It takes courage to actively step into the advocacy, possibility and role modelling of behaviours and standards we want to see, as this is often an unfamiliar path until others are sufficiently enrolled in our vision.
The Cherokee Chief’s wise words remind us that change is possible, and that it can be achieved by focusing on the right direction. As the story concludes – only the “wolf” we feed will survive.
If you’re considering how to get the team engaged and aligned about a new strategic plan or committed to enabling a significant uplift in (team or personal) performance, here’s five questions you can ask yourself and your teams to uncover your stories and saboteurs so that you can design the future you want on solid foundations.
- Where in your organisation or team is something not working as well as you would like it?
Make a list. Think about the conversations you find yourself in about your team or firm. Keep it simple and factual and avoid assigning blame.
- Within each of those areas, what is your role in creating this?
I’ve said it before and it’s worth repeating – real transformation starts with telling the truth. It’s time to get honest about what you may be avoiding because whatever is happening in your team is a reflection of your leadership. Go deep and take radical responsibility rather than pointing the finger.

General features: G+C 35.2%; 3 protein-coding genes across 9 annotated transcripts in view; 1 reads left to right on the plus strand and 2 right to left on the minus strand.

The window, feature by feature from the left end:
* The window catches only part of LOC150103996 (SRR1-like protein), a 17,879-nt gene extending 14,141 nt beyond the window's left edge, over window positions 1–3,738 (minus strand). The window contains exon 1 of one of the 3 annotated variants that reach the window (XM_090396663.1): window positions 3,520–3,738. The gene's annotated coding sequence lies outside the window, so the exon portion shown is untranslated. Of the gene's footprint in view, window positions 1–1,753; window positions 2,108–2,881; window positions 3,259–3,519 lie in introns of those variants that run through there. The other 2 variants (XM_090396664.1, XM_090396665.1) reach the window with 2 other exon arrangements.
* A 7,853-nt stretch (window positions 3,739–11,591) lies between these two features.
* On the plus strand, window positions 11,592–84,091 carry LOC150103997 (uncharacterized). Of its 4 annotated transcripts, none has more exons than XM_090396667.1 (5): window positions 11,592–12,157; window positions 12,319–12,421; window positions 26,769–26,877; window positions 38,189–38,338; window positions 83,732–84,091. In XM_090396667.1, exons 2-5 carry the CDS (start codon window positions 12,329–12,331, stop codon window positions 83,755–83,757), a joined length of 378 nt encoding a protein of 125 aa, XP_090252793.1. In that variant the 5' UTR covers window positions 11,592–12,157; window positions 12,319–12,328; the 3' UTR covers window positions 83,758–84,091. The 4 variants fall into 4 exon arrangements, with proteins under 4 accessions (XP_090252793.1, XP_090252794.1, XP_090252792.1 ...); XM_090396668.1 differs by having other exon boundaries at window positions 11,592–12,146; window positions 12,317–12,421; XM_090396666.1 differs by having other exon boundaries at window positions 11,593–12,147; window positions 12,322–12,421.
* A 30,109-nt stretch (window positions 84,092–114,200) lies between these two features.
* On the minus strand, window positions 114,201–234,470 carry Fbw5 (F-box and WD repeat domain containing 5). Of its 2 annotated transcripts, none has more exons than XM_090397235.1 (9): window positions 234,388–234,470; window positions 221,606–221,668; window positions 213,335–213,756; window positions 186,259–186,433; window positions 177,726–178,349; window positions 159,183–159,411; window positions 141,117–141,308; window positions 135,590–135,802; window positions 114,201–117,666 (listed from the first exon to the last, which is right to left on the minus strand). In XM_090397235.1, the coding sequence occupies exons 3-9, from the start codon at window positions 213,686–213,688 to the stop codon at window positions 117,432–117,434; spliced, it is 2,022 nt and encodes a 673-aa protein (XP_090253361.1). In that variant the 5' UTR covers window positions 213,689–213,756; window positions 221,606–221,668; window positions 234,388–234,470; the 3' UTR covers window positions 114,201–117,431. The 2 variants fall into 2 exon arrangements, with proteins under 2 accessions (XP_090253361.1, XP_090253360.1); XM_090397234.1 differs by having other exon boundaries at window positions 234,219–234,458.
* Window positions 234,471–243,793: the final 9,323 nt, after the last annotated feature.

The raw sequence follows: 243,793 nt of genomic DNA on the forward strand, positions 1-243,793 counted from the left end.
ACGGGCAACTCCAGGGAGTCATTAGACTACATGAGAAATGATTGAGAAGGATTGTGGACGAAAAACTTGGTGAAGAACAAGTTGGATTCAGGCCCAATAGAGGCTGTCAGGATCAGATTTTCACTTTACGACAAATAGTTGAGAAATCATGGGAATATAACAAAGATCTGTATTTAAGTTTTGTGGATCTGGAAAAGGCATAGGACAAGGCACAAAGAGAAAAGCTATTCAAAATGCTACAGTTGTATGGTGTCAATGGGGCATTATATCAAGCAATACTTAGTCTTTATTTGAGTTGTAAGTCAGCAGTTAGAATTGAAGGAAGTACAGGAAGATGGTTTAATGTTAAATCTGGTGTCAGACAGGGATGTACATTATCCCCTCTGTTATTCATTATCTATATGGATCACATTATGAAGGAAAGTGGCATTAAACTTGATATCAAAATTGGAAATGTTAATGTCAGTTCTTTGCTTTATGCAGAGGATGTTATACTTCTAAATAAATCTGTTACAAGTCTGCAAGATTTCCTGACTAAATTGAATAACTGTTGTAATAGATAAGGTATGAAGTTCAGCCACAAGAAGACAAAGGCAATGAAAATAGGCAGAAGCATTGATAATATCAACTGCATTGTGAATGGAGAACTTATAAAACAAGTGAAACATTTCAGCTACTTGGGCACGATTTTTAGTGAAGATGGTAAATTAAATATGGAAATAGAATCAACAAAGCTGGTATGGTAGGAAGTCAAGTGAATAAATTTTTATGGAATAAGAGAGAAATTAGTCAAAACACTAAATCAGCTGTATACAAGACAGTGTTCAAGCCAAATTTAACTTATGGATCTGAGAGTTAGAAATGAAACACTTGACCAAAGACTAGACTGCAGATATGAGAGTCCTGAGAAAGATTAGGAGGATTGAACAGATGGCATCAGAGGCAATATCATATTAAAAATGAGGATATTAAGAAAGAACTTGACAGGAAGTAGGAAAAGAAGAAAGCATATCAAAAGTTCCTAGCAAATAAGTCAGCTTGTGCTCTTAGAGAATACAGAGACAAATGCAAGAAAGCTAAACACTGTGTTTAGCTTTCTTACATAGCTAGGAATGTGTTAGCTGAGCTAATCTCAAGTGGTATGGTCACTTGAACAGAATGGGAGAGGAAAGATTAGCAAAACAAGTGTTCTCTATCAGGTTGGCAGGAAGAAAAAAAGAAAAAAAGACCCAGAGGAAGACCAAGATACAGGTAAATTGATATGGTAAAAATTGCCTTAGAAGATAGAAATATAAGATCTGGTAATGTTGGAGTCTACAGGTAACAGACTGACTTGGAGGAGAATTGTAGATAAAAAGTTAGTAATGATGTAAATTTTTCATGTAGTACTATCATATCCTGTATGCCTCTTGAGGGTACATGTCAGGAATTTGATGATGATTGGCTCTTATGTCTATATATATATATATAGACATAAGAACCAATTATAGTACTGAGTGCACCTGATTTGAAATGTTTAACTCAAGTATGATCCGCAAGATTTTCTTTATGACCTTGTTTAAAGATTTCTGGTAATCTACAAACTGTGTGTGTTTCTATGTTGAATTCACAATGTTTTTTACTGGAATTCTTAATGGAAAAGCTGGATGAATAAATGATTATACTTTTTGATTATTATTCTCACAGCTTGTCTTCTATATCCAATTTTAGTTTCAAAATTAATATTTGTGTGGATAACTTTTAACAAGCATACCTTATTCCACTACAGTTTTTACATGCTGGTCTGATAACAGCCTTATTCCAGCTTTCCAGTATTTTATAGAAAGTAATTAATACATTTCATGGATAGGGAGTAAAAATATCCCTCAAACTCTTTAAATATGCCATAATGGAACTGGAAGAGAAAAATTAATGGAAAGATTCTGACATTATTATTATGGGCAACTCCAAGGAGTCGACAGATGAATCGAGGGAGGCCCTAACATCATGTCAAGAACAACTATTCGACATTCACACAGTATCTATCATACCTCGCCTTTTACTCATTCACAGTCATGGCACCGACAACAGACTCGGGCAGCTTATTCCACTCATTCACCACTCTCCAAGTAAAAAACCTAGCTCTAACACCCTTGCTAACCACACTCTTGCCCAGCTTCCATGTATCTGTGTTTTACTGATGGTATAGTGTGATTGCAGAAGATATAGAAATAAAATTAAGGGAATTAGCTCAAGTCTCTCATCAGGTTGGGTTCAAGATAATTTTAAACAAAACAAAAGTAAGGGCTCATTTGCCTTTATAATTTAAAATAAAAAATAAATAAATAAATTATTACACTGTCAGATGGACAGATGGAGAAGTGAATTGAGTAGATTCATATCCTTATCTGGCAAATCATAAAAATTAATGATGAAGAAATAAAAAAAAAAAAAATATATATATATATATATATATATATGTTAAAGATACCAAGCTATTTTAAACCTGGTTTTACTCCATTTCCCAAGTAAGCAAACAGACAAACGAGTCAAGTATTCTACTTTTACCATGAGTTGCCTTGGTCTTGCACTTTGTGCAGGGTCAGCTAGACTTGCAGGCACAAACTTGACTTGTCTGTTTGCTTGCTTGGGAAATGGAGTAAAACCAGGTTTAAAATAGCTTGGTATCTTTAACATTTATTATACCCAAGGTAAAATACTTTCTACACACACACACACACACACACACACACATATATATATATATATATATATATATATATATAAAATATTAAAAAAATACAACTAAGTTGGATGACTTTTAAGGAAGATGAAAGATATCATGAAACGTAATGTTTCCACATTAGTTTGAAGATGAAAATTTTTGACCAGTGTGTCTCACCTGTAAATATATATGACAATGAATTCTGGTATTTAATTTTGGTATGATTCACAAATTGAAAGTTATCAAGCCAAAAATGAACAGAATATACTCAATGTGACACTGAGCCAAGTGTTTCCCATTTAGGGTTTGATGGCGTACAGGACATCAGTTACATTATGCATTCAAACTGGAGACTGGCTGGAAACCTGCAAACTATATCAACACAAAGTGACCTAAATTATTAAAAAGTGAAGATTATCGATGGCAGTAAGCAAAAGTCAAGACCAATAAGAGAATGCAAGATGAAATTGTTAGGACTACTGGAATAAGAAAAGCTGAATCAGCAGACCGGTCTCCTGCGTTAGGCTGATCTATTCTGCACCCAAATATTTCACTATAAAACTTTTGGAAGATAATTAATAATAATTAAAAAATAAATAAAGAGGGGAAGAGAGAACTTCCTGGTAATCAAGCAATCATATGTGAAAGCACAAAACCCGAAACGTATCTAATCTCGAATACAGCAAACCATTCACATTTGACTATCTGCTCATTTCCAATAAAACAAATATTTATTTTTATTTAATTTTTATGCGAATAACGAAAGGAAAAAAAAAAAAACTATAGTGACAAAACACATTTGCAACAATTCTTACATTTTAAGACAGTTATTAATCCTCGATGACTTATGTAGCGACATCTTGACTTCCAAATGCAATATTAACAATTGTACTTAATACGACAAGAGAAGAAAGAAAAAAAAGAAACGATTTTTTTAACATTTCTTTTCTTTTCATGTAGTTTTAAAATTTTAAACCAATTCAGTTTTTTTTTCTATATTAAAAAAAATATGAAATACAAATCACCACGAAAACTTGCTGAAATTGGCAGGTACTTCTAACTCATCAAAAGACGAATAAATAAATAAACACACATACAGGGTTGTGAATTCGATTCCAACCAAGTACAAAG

- What is the impact of this?
Consider Lencioni’s five dysfunctions of a team – absence of trust, fear of conflict, avoidance of accountability, inattention to team objectives and lack of commitment and even rate this on a scale of 1-10 to see where the critical issues are.
- Given all of this, what do you want to create?
Or another way of asking this, fast forward to three years’ time, what will you be celebrating? Get courageous. Remember that 10X change is easier to achieve than 2X.
- What do you need to let go of to deliver this?
As human beings we rarely repeat the things that do not benefit us, and very often the hard part to achieving success is letting go of our old stories and default habits that no longer serve us.
When we change our stories, we step out of a default culture or future and step into a new possibility. In my experience great leaders have an amazing ability to let go of what doesn’t serve and create a new future by stepping persistently and consistently into new ways of leading, new ways of delivering and new ways of being.
At Aziz Corporate, our coaches help teams of ambitious executives conquer workplace and group challenges to move their careers to the next level.
If you would like a conversation with any of our coaches, please contact firstname.lastname@example.org or call 01962 774766
Caroline Hughes is a former global executive who has held senior positions in Leadership Development and Change Management in CRH plc, central banking and financial services organisations. She is now an ICF accredited executive coach, facilitates leadership development, team development, executive retreats, and consults on talent strategy.